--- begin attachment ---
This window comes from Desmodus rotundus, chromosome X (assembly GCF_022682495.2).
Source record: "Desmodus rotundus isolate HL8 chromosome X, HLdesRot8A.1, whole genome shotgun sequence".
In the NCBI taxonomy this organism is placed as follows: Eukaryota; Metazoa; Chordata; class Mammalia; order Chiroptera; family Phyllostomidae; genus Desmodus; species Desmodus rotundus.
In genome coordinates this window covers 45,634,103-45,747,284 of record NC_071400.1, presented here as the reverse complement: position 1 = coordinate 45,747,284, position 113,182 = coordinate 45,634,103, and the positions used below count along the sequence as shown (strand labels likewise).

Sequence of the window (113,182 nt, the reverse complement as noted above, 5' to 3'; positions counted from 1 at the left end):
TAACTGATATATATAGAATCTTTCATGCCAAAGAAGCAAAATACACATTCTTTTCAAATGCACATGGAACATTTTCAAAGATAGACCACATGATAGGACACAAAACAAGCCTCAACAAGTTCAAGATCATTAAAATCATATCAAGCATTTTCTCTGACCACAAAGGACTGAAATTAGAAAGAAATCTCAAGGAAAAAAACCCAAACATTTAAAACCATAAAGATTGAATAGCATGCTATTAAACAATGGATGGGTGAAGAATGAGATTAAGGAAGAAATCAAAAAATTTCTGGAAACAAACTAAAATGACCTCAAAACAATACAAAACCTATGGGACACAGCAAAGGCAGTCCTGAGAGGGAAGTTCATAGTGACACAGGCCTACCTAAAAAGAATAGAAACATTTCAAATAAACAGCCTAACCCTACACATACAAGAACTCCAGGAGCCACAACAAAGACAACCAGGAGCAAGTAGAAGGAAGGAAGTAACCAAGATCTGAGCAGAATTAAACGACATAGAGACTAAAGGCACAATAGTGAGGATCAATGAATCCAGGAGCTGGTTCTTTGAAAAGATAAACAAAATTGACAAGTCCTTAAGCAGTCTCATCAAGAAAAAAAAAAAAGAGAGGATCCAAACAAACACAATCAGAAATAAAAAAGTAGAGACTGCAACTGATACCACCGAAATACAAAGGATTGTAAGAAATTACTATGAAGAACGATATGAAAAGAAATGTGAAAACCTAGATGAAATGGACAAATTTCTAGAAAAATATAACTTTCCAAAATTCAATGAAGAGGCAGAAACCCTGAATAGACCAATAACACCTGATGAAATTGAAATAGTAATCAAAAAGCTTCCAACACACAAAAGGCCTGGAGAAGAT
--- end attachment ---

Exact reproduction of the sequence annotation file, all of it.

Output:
This window comes from Desmodus rotundus, chromosome X (assembly GCF_022682495.2).
Source record: "Desmodus rotundus isolate HL8 chromosome X, HLdesRot8A.1, whole genome shotgun sequence".
In the NCBI taxonomy this organism is placed as follows: Eukaryota; Metazoa; Chordata; class Mammalia; order Chiroptera; family Phyllostomidae; genus Desmodus; species Desmodus rotundus.
In genome coordinates this window covers 45,634,103-45,747,284 of record NC_071400.1, presented here as the reverse complement: position 1 = coordinate 45,747,284, position 113,182 = coordinate 45,634,103, and the positions used below count along the sequence as shown (strand labels likewise).

Sequence of the window (113,182 nt, the reverse complement as noted above, 5' to 3'; positions counted from 1 at the left end):
TAACTGATATATATAGAATCTTTCATGCCAAAGAAGCAAAATACACATTCTTTTCAAATGCACATGGAACATTTTCAAAGATAGACCACATGATAGGACACAAAACAAGCCTCAACAAGTTCAAGATCATTAAAATCATATCAAGCATTTTCTCTGACCACAAAGGACTGAAATTAGAAAGAAATCTCAAGGAAAAAAACCCAAACATTTAAAACCATAAAGATTGAATAGCATGCTATTAAACAATGGATGGGTGAAGAATGAGATTAAGGAAGAAATCAAAAAATTTCTGGAAACAAACTAAAATGACCTCAAAACAATACAAAACCTATGGGACACAGCAAAGGCAGTCCTGAGAGGGAAGTTCATAGTGACACAGGCCTACCTAAAAAGAATAGAAACATTTCAAATAAACAGCCTAACCCTACACATACAAGAACTCCAGGAGCCACAACAAAGACAACCAGGAGCAAGTAGAAGGAAGGAAGTAACCAAGATCTGAGCAGAATTAAACGACATAGAGACTAAAGGCACAATAGTGAGGATCAATGAATCCAGGAGCTGGTTCTTTGAAAAGATAAACAAAATTGACAAGTCCTTAAGCAGTCTCATCAAGAAAAAAAAAAAAGAGAGGATCCAAACAAACACAATCAGAAATAAAAAAGTAGAGACTGCAACTGATACCACCGAAATACAAAGGATTGTAAGAAATTACTATGAAGAACGATATGAAAAGAAATGTGAAAACCTAGATGAAATGGACAAATTTCTAGAAAAATATAACTTTCCAAAATTCAATGAAGAGGCAGAAACCCTGAATAGACCAATAACACCTGATGAAATTGAAATAGTAATCAAAAAGCTTCCAACACACAAAAGGCCTGGAGAAGAT